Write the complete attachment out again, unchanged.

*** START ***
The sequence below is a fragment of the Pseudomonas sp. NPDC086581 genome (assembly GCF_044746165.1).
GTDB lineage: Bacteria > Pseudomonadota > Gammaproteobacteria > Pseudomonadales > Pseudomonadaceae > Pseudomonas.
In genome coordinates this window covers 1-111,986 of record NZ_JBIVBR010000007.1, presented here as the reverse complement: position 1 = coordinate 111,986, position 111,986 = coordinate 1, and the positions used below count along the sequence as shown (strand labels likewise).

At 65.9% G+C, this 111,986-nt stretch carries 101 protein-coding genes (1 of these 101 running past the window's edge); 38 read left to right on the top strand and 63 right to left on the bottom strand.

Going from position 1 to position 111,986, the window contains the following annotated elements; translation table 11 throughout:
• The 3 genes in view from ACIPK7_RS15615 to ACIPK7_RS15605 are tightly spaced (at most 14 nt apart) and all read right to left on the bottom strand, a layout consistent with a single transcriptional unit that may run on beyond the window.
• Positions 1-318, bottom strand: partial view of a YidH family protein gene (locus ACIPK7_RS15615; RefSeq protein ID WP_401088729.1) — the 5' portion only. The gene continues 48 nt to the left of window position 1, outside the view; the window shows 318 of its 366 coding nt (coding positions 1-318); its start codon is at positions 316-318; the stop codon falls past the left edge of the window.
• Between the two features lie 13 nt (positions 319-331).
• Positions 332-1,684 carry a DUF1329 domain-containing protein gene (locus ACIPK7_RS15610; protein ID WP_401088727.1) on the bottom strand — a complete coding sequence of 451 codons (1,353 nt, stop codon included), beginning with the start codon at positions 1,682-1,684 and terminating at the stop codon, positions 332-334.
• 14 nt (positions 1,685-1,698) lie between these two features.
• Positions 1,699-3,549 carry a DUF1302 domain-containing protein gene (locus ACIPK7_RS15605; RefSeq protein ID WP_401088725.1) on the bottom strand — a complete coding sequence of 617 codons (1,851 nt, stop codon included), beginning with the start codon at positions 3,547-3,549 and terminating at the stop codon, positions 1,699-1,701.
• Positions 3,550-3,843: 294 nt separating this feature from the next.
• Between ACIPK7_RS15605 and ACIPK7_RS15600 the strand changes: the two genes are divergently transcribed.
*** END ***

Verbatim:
The sequence below is a fragment of the Pseudomonas sp. NPDC086581 genome (assembly GCF_044746165.1).
GTDB lineage: Bacteria > Pseudomonadota > Gammaproteobacteria > Pseudomonadales > Pseudomonadaceae > Pseudomonas.
In genome coordinates this window covers 1-111,986 of record NZ_JBIVBR010000007.1, presented here as the reverse complement: position 1 = coordinate 111,986, position 111,986 = coordinate 1, and the positions used below count along the sequence as shown (strand labels likewise).

At 65.9% G+C, this 111,986-nt stretch carries 101 protein-coding genes (1 of these 101 running past the window's edge); 38 read left to right on the top strand and 63 right to left on the bottom strand.

Going from position 1 to position 111,986, the window contains the following annotated elements; translation table 11 throughout:
• The 3 genes in view from ACIPK7_RS15615 to ACIPK7_RS15605 are tightly spaced (at most 14 nt apart) and all read right to left on the bottom strand, a layout consistent with a single transcriptional unit that may run on beyond the window.
• Positions 1-318, bottom strand: partial view of a YidH family protein gene (locus ACIPK7_RS15615; RefSeq protein ID WP_401088729.1) — the 5' portion only. The gene continues 48 nt to the left of window position 1, outside the view; the window shows 318 of its 366 coding nt (coding positions 1-318); its start codon is at positions 316-318; the stop codon falls past the left edge of the window.
• Between the two features lie 13 nt (positions 319-331).
• Positions 332-1,684 carry a DUF1329 domain-containing protein gene (locus ACIPK7_RS15610; protein ID WP_401088727.1) on the bottom strand — a complete coding sequence of 451 codons (1,353 nt, stop codon included), beginning with the start codon at positions 1,682-1,684 and terminating at the stop codon, positions 332-334.
• 14 nt (positions 1,685-1,698) lie between these two features.
• Positions 1,699-3,549 carry a DUF1302 domain-containing protein gene (locus ACIPK7_RS15605; RefSeq protein ID WP_401088725.1) on the bottom strand — a complete coding sequence of 617 codons (1,851 nt, stop codon included), beginning with the start codon at positions 3,547-3,549 and terminating at the stop codon, positions 1,699-1,701.
• Positions 3,550-3,843: 294 nt separating this feature from the next.
• Between ACIPK7_RS15605 and ACIPK7_RS15600 the strand changes: the two genes are divergently transcribed.